Sto Sorok Besed s Molotovym (One Hundred Forty Talks with Molotov)
In the years after his overthrow, Nikita Khrushchev sat with a boxy reel-to-reel tape recorder and dictated his memoirs for hours at a time. To avoid the listening devices he knew had been planted in his house, he worked at first outside his dacha in Petrovo-Dalneye. One can hear on the tapes the buzz of planes flying overhead. But soon the old man grew disgusted with the discomfort and inconvenience of working in the cold. “To hell with the bugs!” he said and moved the project into the house.
It was not long before the KGB and the Communist Party, under Khrushchev’s successor, Leonid Brezhnev, tried to quash the memoirs. Brezhnev’s deputy in the Central Committee, Andrei Kirilenko, summoned Khrushchev to the Kremlin for a dressing down.
“The Central Committee has received information that you have been writing your memoirs for quite some time, and that they include many events of Party and state history,” Kirilenko said. “Actually, you are rewriting Party history. But interpreting the history of our Party and state is the business of the Central Committee, and not of private individuals, let alone pensioners. The Politburo demands that you stop work on these memoirs and immediately turn over what you’ve already dictated to the Central Committee.”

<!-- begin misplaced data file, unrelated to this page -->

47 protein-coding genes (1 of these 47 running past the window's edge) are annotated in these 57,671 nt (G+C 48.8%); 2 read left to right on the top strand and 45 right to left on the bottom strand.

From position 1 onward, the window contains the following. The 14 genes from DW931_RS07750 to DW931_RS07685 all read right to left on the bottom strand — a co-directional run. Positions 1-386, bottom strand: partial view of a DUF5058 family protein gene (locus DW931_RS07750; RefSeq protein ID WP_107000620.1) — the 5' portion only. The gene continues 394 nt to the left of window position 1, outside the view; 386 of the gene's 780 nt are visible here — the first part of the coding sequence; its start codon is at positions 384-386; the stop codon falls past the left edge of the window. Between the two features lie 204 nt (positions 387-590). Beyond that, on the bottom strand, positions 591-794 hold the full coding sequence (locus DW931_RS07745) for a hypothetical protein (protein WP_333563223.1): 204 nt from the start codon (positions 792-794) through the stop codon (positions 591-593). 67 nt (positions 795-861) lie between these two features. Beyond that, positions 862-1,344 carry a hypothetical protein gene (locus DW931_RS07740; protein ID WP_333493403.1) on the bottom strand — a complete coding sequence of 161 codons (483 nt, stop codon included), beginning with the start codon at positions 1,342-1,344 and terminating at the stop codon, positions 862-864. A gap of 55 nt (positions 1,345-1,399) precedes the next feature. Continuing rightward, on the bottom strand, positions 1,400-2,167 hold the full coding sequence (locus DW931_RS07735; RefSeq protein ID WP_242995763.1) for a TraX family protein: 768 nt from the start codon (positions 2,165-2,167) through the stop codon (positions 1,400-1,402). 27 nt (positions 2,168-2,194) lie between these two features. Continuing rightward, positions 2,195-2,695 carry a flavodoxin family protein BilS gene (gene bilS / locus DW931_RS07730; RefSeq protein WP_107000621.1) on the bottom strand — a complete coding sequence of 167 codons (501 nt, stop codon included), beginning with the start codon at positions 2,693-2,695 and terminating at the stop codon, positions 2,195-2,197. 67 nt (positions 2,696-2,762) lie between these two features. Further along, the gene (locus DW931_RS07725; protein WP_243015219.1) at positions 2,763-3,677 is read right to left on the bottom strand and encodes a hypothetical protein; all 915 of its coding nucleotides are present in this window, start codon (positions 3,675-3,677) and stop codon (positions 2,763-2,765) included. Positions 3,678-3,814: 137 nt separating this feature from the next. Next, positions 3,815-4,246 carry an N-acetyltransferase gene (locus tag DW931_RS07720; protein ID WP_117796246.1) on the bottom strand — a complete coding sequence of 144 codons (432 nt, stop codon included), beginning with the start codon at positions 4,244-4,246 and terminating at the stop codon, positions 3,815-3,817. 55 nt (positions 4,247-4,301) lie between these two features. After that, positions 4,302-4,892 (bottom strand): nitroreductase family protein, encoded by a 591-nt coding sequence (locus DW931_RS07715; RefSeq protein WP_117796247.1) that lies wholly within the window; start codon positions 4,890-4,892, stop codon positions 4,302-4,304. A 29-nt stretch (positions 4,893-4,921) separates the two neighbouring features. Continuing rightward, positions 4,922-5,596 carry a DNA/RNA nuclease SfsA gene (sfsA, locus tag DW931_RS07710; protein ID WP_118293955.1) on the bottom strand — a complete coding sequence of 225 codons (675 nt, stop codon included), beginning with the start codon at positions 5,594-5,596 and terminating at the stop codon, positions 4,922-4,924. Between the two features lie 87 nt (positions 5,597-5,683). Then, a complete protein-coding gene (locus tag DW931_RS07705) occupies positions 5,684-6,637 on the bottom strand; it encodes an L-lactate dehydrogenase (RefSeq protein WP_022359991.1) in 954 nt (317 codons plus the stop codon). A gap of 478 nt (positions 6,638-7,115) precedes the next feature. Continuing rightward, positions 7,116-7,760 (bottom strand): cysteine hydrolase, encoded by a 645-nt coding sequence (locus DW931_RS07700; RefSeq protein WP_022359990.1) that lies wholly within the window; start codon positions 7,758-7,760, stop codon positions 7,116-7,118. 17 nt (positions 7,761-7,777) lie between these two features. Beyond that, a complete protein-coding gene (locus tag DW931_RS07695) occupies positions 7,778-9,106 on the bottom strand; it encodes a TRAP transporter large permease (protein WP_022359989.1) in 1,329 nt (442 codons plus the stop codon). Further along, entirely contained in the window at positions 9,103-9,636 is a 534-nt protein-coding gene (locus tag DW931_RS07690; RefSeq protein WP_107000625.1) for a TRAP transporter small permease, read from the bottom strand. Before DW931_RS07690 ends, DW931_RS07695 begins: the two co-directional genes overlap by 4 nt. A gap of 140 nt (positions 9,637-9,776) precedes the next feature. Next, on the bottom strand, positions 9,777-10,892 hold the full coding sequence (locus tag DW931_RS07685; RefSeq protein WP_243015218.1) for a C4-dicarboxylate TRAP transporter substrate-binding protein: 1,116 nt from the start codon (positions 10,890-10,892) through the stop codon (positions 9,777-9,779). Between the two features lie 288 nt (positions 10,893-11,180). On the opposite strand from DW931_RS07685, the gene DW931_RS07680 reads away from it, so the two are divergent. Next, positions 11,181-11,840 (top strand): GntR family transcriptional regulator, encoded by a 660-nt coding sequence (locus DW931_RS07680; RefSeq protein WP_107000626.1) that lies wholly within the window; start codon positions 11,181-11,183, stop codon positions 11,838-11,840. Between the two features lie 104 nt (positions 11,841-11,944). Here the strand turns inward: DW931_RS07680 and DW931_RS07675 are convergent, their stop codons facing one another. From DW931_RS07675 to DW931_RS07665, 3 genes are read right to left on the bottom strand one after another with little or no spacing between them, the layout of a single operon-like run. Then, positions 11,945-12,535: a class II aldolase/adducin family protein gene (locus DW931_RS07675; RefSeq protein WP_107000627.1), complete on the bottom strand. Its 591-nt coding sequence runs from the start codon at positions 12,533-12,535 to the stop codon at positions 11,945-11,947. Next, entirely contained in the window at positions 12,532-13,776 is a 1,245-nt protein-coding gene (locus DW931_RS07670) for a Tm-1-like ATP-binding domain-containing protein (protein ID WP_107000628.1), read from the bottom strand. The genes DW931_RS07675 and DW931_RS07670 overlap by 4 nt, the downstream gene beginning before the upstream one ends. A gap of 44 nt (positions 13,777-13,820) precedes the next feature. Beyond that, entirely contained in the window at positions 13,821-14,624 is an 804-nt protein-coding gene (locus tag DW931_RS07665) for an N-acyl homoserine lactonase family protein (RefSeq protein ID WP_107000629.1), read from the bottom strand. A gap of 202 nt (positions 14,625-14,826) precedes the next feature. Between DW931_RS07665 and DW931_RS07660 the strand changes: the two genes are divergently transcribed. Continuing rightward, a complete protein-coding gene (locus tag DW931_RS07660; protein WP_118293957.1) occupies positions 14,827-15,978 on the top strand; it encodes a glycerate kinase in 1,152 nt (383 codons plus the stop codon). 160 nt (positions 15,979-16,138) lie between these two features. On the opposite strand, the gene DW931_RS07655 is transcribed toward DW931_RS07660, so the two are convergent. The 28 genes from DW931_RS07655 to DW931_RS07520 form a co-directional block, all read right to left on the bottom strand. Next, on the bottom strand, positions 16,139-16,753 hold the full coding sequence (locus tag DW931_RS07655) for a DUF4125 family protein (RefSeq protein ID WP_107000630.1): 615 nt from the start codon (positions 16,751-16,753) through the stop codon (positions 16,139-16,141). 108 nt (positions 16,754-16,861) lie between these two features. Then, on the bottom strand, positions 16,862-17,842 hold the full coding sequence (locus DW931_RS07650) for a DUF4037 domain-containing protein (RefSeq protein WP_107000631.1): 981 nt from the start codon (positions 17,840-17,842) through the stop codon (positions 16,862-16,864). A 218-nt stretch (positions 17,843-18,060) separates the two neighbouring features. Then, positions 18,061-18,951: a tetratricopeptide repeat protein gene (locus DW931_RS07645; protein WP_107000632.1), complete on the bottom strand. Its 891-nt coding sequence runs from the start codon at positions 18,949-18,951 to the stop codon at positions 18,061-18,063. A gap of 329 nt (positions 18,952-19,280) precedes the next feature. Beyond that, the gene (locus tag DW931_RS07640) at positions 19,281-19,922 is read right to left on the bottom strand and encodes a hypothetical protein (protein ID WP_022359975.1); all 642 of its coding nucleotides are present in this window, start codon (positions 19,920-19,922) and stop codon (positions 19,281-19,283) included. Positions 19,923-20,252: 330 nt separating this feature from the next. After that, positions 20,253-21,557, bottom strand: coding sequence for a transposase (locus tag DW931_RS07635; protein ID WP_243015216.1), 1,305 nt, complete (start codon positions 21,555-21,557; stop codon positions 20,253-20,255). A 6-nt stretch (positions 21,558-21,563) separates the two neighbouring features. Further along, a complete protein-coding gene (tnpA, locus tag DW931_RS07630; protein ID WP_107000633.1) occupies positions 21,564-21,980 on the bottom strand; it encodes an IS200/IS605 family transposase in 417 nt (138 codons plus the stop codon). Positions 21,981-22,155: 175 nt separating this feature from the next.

In a scene shot through with black comedy, the former general secretary and arbiter of ideology insisted on his rights “as an individual” to write his book, and, like so many dissident authors before him, he had his manuscript smuggled abroad to ensure its survival. Little, Brown published the first of three volumes in 1970. Once the issue of authenticity was settled, historians mined the Khrushchev memoirs for their descriptions of Stalin and Stalinism, the Cuban Missile Crisis, the invasion of Hungary, and the author’s overthrow in 1964. Brezhnev and his liegemen could only look on with frustration and disgust. They had run out of punishments. Khrushchev died in 1971 an unlikely, but highly valuable, Kremlinologist.
Soon after Mikhail Gorbachev came to power in March 1985, Khrushchev’s loyal son, Sergei, wrote the new leader and asked that the memoirs be published officially, at long last, in the Soviet Union. Gorbachev did not need much convincing. He was obsessed with the example of Nikita Sergeyevich. Gorbachev envisioned perestroika as a resumption of the anti-Stalinist campaign first waged by Khrushchev at the Twentieth Party Congress in 1956. He needed to legitimize Khrushchev, to rehabilitate both him and what he represented. Gorbachev was well aware that Khrushchev’s failure of intellect, courage, and political skill in the early 1960’s had led to the collapse of reform and the neo-Stalinist regime of Brezhnev. Gorbachev hoped that by gradually purging the Communist Party leadership of reactionaries and by nominating more reform-minded figures he could avoid that fate and survive in power. The publication of Khrushchev’s memoirs, therefore, was also a cautionary tale, a message to himself of what to resume, what to avoid.
By 1991, the last year …
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